Brett Fish has some great conversations about white privilege happening over at his blog, you should definitely check it out! One of the big things that is coming out of my research is that a key catalyst for helping white people in South Africa move from a position of apathy (or an inability to even “see” racial privilege) to being active about racial justice is other white people who challenged them to start thinking differently. Which is why what Brett is doing is awesome. So if you’re curious, skeptical, or if you are already passionate about racial justice and want to learn more, head over! (Recently on Irresistibly Fish, Nkosi shared some of his views on what white people can do to help make South Africa a more just society, sparking a great conversation. And oh, one of them was pay your domestic helper a living wage… that sound’s familiar? :D)
As a lot of the white privilege literature and conversation comes from an American context, I shared a few ramblings about what I have noticed in the South African context– the biggest thing being our perception of loss can blind us as white people to the privilege that still exists for us in this country… but that doesn’t change the fact that we are privileged. Here’s the start,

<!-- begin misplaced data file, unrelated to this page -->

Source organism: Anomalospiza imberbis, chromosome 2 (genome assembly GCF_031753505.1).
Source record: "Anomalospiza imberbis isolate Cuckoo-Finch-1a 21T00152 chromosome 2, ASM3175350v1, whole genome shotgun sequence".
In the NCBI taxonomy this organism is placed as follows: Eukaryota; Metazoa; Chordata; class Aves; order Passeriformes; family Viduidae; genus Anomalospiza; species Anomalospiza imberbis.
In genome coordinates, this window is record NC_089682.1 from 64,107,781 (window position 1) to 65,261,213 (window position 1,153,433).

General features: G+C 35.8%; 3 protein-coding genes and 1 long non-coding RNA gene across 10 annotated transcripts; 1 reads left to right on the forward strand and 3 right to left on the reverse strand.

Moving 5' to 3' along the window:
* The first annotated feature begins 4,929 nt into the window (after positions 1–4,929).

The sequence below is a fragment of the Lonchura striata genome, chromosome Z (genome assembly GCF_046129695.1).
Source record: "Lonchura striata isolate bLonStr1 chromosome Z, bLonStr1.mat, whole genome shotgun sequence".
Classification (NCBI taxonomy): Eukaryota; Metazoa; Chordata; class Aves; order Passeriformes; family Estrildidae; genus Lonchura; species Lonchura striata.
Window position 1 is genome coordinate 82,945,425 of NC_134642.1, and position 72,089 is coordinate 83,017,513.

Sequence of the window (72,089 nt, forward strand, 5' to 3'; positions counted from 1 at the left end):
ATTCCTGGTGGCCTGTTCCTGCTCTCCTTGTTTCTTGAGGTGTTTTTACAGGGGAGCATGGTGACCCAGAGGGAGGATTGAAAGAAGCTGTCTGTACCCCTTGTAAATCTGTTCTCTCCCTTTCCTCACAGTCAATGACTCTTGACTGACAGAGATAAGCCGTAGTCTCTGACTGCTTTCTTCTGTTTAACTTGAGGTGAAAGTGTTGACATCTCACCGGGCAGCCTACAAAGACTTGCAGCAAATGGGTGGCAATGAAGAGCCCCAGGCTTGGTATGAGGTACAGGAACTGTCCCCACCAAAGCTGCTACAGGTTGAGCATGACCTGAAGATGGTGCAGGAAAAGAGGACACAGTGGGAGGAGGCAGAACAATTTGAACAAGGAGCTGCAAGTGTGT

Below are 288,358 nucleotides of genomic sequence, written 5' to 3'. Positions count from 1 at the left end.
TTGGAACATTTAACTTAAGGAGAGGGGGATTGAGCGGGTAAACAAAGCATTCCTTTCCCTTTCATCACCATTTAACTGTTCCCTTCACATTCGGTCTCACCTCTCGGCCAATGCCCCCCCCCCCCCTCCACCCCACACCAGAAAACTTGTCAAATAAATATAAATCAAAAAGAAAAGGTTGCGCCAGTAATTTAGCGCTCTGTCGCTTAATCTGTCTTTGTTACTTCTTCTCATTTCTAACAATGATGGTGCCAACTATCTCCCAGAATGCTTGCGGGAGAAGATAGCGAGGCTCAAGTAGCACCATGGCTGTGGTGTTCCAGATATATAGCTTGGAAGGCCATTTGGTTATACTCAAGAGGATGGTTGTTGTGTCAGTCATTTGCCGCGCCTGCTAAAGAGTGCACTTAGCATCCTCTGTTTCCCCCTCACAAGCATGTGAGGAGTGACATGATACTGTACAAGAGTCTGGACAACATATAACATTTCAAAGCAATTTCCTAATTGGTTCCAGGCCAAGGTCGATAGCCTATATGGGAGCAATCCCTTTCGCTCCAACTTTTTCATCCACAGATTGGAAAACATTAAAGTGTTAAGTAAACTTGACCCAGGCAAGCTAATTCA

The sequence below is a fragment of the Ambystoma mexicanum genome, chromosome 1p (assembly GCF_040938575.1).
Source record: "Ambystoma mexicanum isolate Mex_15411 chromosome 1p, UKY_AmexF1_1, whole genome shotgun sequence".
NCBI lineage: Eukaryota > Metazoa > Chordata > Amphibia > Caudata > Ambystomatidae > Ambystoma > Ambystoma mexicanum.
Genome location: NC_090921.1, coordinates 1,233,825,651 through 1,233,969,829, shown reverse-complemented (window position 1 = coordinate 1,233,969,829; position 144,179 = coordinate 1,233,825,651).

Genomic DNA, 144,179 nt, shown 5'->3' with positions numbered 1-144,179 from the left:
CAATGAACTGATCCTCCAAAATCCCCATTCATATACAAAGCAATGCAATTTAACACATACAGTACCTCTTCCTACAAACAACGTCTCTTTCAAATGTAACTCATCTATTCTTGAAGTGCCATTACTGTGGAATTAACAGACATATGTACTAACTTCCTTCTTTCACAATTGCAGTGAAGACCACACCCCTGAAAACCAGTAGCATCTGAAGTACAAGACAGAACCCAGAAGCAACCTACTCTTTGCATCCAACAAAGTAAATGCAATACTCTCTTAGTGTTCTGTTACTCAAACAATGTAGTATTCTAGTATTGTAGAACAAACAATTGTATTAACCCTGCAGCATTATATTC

I’m a target of crime. I have to leave the country in order to find work. I do not have leaders in government who are my race. When I’m stopped by a cop, they most likely do not look like me. I’m not privileged, I’m a victim.”
These are some of the sentiments that I’ve heard (explicitly or implicitly) and read as I’ve talked with people about the topic of my master’s research, which includes issues of white privilege. Peggy McIntosh wrote an article called “Unpacking the Invisible Knapsack” where she lists all the unrecognized benefits she has as a white person living in America. At first glance, it’s hard to tell if these benefits come from a history (and present reality) that systematically privileges white people, or if they come from being part of a racial numerical majority. (I mean, obviously she’d be able to find band-aids that match her skin colour, if the majority of people buying band-aids have white skin).
To read the rest of this article, head on over…